Implementing Workflows

Workflows make it possible to implement long-running, multi-step business processes while focusing exclusively on domain and business logic. Workflows provide durability, consistency and the ability to call other components and services. Business transactions can be modeled in one central place, and the Workflow will keep them running smoothly, or roll back if something goes wrong.

Identifying the Workflow

In order to interact with a Workflow in Kalix, we need to assign an type id and one or more instance ids:

  • type id is a unique identifier to the workflow. To define the workflow type id, the workflow class must be annotated with @TypeId and have a unique and stable identifier assigned.

  • id, on the other hand, is unique per instance. In most cases, the workflow id is passed as a path parameter of a REST request. The exception to the rule is when we request Kalix to auto-generate a id for us. In such a case, Kalix won’t try to extract the id from the endpoint path.

The workflow id can be defined in different ways, as detailed below.

Single identifier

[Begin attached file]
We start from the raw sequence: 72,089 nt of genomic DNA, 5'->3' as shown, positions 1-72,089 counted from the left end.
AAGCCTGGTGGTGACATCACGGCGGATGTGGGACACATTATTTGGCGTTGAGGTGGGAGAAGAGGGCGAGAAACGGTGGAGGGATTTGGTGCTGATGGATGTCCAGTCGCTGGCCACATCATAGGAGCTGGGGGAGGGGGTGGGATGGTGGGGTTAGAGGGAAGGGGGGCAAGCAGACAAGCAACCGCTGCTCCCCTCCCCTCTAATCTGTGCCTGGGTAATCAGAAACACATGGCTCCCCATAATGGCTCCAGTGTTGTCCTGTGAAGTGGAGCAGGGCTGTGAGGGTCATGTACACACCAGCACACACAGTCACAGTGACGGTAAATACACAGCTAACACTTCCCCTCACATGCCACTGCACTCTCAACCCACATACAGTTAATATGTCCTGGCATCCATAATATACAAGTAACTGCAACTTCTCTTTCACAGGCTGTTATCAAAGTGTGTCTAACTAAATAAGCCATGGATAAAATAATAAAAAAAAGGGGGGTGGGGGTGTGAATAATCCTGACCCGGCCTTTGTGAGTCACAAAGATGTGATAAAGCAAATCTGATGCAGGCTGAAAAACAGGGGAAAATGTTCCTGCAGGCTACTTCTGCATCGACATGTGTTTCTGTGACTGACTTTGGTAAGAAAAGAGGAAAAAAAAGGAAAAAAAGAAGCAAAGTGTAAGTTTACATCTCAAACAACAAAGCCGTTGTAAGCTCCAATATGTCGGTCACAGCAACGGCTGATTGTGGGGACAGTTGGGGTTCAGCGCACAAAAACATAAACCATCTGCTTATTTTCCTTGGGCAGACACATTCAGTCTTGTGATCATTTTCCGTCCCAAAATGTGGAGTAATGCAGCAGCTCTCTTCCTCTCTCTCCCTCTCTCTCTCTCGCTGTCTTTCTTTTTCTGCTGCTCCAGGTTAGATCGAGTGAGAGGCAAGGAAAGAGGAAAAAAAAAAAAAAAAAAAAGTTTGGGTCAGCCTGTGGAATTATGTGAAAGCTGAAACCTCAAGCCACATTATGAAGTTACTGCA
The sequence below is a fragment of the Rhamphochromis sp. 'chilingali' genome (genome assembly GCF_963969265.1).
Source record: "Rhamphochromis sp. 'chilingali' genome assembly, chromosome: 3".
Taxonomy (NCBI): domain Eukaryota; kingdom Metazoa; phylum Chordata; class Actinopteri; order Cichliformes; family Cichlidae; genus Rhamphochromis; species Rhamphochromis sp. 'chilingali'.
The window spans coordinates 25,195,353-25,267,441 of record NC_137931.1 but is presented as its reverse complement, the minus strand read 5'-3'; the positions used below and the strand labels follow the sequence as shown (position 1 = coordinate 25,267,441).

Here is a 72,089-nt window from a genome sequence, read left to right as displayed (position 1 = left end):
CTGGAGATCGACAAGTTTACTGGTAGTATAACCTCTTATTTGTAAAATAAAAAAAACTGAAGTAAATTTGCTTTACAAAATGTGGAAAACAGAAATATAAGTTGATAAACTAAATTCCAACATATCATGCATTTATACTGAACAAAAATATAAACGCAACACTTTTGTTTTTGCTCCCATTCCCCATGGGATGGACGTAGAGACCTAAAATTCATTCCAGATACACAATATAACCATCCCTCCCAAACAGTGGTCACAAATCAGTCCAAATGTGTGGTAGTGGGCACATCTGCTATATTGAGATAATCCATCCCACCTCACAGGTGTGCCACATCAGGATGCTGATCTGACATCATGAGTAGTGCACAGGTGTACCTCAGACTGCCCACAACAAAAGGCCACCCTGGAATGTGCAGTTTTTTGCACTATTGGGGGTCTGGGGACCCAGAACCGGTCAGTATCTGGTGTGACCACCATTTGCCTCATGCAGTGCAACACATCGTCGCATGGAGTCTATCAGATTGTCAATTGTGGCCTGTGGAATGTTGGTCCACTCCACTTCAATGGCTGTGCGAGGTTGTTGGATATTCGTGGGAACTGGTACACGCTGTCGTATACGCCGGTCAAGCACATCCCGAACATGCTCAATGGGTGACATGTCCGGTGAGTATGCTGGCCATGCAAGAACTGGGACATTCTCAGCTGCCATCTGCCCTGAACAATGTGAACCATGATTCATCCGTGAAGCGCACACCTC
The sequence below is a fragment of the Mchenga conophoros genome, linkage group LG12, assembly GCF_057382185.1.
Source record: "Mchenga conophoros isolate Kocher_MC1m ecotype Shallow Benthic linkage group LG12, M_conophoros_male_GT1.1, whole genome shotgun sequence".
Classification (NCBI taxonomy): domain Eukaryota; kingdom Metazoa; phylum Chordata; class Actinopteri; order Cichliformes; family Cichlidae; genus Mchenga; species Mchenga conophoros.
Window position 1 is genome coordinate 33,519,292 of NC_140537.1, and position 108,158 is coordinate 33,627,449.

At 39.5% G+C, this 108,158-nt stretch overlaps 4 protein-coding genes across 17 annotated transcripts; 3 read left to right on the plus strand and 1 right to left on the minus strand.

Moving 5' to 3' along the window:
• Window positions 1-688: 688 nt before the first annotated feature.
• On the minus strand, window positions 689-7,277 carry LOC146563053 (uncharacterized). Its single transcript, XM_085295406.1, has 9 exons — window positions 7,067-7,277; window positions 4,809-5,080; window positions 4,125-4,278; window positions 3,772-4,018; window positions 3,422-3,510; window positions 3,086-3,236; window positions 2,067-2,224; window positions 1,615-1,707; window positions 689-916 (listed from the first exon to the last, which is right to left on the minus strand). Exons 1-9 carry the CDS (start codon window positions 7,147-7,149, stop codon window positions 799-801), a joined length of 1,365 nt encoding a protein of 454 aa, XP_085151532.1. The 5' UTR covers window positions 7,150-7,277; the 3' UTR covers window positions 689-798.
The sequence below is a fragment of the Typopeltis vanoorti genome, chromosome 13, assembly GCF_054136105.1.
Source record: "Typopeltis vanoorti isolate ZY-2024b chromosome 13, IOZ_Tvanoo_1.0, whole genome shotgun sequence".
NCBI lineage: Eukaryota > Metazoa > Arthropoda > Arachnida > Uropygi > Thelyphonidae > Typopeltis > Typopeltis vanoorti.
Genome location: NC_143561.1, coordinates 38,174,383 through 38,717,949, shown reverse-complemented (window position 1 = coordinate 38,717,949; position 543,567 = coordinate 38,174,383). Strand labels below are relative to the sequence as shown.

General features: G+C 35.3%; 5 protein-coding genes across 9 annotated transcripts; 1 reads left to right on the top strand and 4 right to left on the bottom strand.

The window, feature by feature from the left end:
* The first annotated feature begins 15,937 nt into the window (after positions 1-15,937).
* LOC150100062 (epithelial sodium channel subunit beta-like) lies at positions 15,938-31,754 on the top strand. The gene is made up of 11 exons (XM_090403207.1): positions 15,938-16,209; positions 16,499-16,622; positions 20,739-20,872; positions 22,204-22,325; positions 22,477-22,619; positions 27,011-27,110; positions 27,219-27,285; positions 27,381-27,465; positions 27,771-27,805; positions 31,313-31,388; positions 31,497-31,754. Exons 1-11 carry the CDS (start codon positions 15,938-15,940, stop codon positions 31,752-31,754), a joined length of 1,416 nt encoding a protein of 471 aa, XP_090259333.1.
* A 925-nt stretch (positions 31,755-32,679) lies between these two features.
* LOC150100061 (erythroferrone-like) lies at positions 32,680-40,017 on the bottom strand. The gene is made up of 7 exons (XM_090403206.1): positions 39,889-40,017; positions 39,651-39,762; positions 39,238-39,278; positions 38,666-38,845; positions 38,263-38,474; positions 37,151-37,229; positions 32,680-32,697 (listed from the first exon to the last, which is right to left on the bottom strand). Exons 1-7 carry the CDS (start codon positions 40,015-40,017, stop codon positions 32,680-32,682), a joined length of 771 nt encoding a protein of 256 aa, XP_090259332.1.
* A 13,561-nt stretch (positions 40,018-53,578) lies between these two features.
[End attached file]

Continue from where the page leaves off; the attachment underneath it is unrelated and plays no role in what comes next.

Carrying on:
The most common use is to annotate the class with @Id and assign one path variable name to it. For instance, @Id("id") will instruct Kalix to look up a matching path variable. For an endpoint defined with @RequestMapping("/transfer/{id}"), Kalix will extract whatever path segment is used to replace {id} and treat it as the Workflow unique identifier.

Composite identifier

It’s also possible to have a composite identifier. For example, @Id({"groupId", "id"}) defines a composite identifier made of groupId and id. In such a case, the endpoints for this workflow will need to have both path variables, e.g.: @RequestMapping("/transfer/{groupId}/{id}").

Generated identifier

Finally, you can ask Kalix to generate an unique identifier, this is typically useful when creating a Workflow, and the id is a surrogate id. To indicate to Kalix that an Workflow id should be generated rather than extracted from the path, be sure to annotate the corresponding command method with @GenerateId. Typically, a Workflow has only one method annotated with @GenerateId. The one that creates the Workflow. All other methods will have @Id annotation in order to extract the surrogate id from the endpoint path.